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Sunday, January 27, 2013

Structurally unsustainable.

Income inequality has been growing steadily since the mid-1980s. As of 2011, the top 5% of households brought home over 22% of all income generated in the country, whereas the middle 20% of households (quite literally the middle class) got less than 15%. Coupled with the unemployment picture wherein U6 (as a measure including discouraged and part time workers) is steady at 14-15%  it is clear a majority of the U.S. population has been losing ground to the most wealthy.

This is not just a moral issue.  It lies at the heart of economic malaise.  In a society that relies on consumption for 70% of its economic activity, this certainly does not bode well for the future, since the wealthiest traditionally do not consume much of their income.

To top it off, the recent “fiscal cliff deal” just reduced disposable income further by increasing payroll taxes by 2% for all those working, putting additional strain on the working class and their discretionary spending dollars.maag-1-2013-3.gifthe share of total U.S. income earned by the middle class and the top 5% of households.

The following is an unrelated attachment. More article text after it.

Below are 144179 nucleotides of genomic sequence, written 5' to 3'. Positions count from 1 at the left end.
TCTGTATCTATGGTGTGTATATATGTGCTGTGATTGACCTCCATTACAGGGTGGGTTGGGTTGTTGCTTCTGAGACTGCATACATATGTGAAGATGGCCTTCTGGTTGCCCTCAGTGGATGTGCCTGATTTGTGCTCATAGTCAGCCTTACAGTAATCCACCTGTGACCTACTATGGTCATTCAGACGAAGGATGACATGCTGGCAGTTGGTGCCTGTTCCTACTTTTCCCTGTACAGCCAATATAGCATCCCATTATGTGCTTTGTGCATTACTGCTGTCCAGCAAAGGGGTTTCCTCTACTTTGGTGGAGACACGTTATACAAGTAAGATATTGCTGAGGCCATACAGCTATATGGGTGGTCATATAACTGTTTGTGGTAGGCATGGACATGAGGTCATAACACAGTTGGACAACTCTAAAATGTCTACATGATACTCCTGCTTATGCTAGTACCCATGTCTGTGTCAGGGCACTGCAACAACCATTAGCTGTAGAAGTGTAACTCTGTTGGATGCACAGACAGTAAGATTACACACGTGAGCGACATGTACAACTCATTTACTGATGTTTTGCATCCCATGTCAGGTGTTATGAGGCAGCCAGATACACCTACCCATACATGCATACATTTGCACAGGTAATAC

At the same time it is true that the US takes in about 2.5 trillion in tax dollars and pays out about 2.5 trillion in transfer payments.  This leaves nothing for everything else.  But how can that ever change given that 1 in 5 Americans are unemployed, and less than 15 percent of Americans have more that $10,000 of liquid assets.  More Americans are becoming dependent on transfer payments every day.  Not less.  More.

But we're doing fine, right?  The stock market is at an all time high, rates are at an all time low, and the vix is at any all time low.  The housing market is rebounding.  The recovery is picking up steam.

How do we reconcile these two realities?

Two words: Money Printing.   

One question: How long can money printing paper over the structurally unsustainable?

In fact money printing adds to the instability because most of the printed money goes to the banks who gamble it in the risk markets - keeping stocks high and rates low and they keep the rest in the form of salaries and bonuses for bank executives.  Meanwhile necessities become ever more expensive adding to the malaise of the middle class.

Be careful. It doesn't take a genius to see where this is headed.

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